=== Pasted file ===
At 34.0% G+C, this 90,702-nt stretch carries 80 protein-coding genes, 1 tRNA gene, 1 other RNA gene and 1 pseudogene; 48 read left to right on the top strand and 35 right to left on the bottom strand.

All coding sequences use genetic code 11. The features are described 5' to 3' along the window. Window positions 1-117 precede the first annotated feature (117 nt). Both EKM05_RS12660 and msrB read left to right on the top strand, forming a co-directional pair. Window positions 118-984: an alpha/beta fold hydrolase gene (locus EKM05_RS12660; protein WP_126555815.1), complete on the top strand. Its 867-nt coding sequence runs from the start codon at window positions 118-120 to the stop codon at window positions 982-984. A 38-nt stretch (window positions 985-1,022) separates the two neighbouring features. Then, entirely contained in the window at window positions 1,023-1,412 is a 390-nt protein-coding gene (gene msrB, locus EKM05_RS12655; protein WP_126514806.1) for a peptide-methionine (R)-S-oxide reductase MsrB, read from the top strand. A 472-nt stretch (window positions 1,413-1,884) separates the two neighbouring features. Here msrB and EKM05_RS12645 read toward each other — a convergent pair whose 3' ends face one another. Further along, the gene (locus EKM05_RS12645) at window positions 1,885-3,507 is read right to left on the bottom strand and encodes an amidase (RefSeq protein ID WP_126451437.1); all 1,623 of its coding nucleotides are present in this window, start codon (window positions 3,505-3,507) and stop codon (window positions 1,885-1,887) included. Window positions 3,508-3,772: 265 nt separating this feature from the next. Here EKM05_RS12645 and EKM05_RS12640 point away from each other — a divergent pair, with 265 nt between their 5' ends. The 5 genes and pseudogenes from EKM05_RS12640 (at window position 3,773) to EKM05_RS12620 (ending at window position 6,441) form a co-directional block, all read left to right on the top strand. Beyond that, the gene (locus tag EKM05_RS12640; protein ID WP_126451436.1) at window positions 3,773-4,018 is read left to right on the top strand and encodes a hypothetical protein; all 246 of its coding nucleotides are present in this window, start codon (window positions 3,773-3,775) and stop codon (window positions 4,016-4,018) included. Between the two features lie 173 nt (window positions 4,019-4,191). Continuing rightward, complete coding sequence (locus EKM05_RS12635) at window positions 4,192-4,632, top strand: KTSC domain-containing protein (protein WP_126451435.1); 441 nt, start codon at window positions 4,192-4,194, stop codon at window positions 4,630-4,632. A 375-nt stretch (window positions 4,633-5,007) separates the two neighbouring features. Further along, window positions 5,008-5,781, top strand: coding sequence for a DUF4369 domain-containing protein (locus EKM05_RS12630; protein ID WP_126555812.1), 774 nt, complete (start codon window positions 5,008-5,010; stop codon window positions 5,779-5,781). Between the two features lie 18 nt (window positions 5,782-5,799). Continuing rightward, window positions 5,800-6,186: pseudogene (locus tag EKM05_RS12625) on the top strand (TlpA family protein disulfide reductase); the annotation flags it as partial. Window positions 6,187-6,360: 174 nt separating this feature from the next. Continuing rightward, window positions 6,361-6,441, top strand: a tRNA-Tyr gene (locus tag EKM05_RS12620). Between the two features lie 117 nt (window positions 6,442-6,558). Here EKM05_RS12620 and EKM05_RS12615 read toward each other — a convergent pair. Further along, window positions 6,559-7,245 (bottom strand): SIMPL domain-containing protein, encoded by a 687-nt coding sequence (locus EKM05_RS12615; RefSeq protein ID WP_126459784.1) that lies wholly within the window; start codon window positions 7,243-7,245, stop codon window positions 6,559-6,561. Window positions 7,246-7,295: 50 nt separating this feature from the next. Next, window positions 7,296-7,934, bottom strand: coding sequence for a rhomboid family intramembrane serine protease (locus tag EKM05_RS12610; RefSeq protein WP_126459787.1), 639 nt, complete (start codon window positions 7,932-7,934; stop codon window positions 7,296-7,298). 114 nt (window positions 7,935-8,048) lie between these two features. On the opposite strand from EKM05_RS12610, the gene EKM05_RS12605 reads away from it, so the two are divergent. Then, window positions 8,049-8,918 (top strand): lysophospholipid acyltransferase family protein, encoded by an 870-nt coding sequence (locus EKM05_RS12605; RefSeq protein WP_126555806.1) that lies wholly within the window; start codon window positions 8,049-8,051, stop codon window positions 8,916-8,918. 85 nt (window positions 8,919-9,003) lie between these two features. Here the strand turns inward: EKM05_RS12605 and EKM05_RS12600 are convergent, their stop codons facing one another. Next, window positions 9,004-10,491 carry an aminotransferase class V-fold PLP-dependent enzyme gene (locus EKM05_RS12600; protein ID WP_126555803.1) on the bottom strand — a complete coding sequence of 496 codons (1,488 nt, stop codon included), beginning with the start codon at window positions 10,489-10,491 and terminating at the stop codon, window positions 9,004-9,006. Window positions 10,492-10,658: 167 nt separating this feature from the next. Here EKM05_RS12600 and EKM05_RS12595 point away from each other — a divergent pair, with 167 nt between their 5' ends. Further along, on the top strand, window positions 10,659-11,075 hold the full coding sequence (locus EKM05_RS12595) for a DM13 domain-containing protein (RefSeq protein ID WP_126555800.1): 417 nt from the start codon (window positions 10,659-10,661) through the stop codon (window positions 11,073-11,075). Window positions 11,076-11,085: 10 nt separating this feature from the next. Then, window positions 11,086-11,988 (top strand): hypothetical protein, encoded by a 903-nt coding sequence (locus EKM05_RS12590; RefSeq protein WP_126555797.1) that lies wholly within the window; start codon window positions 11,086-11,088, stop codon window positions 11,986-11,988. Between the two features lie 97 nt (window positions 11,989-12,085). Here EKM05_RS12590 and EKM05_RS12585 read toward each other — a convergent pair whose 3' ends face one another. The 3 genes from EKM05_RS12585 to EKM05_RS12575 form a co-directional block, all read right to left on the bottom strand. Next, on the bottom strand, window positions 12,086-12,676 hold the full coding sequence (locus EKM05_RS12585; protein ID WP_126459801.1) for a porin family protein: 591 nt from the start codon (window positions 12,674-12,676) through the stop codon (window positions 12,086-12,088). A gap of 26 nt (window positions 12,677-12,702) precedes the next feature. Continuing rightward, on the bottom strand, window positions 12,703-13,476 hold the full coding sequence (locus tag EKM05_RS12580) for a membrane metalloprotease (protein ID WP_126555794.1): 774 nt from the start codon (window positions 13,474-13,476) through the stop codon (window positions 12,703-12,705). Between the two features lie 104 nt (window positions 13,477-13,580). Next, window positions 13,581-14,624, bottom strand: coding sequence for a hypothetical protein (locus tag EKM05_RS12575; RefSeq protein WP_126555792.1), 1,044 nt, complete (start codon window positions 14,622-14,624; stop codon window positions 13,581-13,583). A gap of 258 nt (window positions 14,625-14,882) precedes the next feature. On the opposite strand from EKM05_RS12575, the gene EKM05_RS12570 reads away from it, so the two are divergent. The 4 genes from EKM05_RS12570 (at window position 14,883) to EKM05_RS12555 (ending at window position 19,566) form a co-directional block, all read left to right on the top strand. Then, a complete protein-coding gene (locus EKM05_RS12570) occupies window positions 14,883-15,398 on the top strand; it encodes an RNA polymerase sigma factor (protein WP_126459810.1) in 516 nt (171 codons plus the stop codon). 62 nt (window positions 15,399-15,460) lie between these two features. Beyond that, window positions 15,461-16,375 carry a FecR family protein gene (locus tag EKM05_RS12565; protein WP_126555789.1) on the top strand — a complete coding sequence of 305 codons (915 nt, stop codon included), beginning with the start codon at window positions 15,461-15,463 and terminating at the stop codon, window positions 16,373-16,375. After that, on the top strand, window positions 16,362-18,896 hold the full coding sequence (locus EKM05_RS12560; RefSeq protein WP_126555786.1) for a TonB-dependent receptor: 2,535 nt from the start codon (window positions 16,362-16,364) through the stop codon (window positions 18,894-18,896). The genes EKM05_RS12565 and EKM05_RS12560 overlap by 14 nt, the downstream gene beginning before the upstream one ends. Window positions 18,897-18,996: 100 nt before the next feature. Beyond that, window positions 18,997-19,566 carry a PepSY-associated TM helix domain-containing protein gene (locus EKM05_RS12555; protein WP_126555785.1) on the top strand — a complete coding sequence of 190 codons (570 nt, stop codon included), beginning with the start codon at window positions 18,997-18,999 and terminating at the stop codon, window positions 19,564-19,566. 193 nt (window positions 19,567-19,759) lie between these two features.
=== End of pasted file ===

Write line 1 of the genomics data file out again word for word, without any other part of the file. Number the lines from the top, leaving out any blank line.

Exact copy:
At 34.0% G+C, this 90,702-nt stretch carries 80 protein-coding genes, 1 tRNA gene, 1 other RNA gene and 1 pseudogene; 48 read left to right on the top strand and 35 right to left on the bottom strand.